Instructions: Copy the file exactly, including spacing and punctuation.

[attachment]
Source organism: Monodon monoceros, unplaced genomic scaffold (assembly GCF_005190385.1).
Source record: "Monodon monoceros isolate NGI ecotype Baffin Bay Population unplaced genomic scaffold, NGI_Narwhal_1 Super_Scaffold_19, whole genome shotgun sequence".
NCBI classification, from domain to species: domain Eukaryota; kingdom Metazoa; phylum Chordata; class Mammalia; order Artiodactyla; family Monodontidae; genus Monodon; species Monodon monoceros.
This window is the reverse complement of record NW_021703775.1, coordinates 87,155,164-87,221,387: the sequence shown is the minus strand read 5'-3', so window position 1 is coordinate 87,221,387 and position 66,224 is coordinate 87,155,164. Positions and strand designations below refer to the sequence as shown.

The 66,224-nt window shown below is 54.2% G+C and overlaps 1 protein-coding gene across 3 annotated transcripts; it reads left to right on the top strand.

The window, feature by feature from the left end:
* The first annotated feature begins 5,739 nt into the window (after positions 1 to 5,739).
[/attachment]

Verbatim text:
Source organism: Monodon monoceros, unplaced genomic scaffold (assembly GCF_005190385.1).
Source record: "Monodon monoceros isolate NGI ecotype Baffin Bay Population unplaced genomic scaffold, NGI_Narwhal_1 Super_Scaffold_19, whole genome shotgun sequence".
NCBI classification, from domain to species: domain Eukaryota; kingdom Metazoa; phylum Chordata; class Mammalia; order Artiodactyla; family Monodontidae; genus Monodon; species Monodon monoceros.
This window is the reverse complement of record NW_021703775.1, coordinates 87,155,164-87,221,387: the sequence shown is the minus strand read 5'-3', so window position 1 is coordinate 87,221,387 and position 66,224 is coordinate 87,155,164. Positions and strand designations below refer to the sequence as shown.

The 66,224-nt window shown below is 54.2% G+C and overlaps 1 protein-coding gene across 3 annotated transcripts; it reads left to right on the top strand.

The window, feature by feature from the left end:
* The first annotated feature begins 5,739 nt into the window (after positions 1 to 5,739).